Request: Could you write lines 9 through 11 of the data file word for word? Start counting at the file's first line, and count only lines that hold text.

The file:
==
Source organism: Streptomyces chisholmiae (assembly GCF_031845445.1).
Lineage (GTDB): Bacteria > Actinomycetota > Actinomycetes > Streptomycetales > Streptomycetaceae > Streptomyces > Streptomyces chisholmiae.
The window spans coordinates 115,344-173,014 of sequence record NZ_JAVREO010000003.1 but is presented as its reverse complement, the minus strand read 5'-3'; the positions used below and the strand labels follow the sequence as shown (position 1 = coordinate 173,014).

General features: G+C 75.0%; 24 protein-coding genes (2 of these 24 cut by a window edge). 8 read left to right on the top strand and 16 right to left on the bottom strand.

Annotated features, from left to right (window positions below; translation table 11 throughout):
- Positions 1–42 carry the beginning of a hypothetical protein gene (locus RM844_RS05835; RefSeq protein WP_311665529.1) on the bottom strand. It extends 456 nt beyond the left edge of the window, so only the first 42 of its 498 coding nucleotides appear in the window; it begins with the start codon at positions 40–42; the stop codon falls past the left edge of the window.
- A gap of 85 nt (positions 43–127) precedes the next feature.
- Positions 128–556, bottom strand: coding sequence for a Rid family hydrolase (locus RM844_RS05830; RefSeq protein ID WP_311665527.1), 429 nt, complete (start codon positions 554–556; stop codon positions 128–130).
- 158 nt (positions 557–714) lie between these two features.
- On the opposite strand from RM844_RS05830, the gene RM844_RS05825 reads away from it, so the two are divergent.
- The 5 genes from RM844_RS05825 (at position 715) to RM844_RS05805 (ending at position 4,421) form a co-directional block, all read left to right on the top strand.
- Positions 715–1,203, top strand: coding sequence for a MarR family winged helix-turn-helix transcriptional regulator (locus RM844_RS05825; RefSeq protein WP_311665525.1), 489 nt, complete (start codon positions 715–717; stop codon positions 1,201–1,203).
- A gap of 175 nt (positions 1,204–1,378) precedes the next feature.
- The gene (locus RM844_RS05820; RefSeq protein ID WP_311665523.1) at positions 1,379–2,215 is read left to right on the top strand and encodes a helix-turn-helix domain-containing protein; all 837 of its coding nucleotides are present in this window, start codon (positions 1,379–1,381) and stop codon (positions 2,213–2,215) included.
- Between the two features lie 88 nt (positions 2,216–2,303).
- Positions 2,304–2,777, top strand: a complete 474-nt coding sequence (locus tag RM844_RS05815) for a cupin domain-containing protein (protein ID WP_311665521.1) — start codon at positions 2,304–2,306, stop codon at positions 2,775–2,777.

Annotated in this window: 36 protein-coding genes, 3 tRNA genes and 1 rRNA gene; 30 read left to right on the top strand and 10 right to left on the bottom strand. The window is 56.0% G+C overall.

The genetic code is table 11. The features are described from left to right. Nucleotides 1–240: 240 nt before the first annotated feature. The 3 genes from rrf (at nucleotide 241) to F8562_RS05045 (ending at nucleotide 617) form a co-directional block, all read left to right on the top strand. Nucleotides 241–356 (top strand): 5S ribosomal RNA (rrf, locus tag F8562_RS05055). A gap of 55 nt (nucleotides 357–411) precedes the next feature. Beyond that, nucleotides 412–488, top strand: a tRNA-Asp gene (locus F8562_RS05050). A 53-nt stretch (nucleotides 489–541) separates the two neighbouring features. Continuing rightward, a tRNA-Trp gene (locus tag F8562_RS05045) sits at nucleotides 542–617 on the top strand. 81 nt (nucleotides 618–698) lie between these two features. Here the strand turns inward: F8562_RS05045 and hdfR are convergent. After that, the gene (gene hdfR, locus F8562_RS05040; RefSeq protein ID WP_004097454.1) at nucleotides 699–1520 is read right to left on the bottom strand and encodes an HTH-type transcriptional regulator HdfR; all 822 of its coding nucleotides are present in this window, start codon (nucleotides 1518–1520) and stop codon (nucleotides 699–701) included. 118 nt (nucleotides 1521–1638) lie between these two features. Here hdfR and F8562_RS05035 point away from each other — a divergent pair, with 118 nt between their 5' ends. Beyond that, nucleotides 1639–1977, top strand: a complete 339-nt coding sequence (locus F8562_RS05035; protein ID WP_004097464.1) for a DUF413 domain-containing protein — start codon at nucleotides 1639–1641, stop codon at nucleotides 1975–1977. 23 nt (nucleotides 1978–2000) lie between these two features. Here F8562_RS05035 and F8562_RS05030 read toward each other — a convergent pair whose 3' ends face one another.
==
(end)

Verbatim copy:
- 158 nt (positions 557–714) lie between these two features.
- On the opposite strand from RM844_RS05830, the gene RM844_RS05825 reads away from it, so the two are divergent.
- The 5 genes from RM844_RS05825 (at position 715) to RM844_RS05805 (ending at position 4,421) form a co-directional block, all read left to right on the top strand.